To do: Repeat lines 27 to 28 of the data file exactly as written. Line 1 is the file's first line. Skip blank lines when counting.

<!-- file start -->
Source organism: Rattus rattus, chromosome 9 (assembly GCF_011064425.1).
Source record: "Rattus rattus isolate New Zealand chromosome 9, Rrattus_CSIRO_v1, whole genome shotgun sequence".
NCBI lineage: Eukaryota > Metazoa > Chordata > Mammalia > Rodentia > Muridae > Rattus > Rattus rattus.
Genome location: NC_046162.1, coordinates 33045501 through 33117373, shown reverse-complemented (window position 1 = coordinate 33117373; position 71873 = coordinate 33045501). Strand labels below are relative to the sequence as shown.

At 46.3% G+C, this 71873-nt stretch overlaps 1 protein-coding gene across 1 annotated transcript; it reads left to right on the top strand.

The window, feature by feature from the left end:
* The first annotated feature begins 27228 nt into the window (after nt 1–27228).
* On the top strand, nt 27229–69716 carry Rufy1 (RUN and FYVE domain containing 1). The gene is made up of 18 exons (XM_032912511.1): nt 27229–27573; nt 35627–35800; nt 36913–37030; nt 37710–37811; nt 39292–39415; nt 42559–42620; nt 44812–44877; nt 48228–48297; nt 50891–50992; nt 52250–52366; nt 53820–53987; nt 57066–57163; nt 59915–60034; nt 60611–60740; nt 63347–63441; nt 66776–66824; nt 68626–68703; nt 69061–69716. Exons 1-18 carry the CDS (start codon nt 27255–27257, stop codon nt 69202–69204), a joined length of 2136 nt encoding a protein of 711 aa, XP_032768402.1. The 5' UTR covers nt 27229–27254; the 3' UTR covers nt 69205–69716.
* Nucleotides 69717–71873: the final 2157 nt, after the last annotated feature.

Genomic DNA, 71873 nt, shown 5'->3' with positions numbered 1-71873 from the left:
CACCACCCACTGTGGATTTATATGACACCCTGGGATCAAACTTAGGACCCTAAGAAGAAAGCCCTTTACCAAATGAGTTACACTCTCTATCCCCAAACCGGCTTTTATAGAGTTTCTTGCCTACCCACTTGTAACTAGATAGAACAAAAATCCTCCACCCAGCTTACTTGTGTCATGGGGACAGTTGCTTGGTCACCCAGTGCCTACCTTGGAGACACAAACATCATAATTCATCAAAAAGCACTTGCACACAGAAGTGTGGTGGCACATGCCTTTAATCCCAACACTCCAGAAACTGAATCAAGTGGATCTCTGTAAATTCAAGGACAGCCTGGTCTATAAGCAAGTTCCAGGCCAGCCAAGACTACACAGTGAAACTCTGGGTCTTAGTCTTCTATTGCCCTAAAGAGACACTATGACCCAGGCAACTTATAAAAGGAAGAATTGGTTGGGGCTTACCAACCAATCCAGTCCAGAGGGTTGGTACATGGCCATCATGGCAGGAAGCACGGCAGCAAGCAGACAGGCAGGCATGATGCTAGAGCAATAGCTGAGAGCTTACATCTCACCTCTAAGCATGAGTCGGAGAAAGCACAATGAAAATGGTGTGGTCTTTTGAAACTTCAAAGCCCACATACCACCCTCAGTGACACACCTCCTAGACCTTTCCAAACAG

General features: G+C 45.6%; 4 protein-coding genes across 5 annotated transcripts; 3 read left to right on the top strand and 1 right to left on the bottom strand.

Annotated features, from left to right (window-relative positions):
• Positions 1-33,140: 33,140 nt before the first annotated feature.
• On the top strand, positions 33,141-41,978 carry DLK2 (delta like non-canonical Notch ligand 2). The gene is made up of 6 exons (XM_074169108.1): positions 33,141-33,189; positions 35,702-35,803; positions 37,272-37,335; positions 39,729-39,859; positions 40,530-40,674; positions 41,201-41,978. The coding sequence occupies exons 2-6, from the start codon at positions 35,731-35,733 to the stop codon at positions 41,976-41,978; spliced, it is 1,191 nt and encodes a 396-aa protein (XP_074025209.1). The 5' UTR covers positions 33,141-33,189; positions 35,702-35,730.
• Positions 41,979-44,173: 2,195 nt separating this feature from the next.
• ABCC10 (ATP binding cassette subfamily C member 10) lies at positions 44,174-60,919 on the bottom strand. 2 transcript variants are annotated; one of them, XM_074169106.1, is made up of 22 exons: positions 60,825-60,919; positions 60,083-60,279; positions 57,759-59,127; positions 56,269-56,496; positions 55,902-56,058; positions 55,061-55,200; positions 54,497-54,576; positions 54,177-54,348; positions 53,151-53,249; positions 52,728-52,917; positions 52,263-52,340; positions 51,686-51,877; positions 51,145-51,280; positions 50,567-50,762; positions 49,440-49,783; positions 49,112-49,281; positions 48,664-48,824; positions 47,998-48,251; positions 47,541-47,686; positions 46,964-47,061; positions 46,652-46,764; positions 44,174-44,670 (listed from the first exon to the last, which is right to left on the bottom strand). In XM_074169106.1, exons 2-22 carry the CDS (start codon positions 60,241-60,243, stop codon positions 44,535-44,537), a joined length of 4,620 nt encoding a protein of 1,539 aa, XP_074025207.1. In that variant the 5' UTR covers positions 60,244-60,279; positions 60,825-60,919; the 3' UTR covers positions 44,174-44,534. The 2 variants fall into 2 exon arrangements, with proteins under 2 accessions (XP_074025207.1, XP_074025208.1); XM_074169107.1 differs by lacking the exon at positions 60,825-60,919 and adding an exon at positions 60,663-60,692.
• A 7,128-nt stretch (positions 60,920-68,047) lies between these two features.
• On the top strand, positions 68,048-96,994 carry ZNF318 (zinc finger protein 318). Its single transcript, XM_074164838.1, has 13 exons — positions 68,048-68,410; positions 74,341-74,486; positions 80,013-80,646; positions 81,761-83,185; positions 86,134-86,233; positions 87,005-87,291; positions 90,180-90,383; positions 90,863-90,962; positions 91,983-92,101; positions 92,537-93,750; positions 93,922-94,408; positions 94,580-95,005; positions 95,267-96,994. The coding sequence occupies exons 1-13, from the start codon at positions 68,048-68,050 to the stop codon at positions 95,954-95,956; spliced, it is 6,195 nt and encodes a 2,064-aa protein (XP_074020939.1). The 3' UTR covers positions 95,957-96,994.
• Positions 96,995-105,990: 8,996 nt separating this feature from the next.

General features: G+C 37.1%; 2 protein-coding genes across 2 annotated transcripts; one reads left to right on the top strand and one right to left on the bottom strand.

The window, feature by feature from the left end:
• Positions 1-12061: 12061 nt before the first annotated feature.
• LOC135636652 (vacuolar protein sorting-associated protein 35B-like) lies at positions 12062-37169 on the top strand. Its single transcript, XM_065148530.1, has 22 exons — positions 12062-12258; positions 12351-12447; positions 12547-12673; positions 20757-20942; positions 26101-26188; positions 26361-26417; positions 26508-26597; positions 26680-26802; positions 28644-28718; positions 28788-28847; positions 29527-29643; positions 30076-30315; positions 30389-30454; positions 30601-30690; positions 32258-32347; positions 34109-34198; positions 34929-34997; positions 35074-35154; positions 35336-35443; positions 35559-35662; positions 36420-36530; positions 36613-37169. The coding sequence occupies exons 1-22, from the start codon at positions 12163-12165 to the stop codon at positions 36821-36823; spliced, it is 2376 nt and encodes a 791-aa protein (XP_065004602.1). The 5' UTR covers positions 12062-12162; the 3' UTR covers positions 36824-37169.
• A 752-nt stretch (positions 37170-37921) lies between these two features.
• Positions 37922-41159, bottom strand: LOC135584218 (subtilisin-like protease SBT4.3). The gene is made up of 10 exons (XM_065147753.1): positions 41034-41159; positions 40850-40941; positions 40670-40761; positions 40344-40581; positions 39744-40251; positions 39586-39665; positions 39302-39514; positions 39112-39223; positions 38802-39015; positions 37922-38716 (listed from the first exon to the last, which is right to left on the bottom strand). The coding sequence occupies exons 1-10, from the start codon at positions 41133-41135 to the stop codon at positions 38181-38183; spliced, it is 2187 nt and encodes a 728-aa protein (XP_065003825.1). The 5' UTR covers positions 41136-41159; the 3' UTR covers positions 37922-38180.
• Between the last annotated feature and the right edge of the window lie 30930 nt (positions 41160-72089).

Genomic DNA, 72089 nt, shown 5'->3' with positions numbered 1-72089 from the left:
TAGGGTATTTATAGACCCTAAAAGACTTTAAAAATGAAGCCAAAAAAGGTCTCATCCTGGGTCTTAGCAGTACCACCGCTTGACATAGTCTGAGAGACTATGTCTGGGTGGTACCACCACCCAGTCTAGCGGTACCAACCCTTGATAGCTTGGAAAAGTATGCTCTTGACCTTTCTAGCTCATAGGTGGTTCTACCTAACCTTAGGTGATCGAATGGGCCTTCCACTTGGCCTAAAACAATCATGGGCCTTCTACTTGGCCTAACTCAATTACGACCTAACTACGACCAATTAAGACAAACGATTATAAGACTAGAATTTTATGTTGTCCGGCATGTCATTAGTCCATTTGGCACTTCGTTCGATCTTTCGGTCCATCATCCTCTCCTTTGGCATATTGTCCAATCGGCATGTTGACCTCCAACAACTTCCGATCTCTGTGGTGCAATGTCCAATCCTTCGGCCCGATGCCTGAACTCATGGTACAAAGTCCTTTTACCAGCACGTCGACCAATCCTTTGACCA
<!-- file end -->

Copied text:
• Between the last annotated feature and the right edge of the window lie 30930 nt (positions 41160-72089).

Genomic DNA, 72089 nt, shown 5'->3' with positions numbered 1-72089 from the left: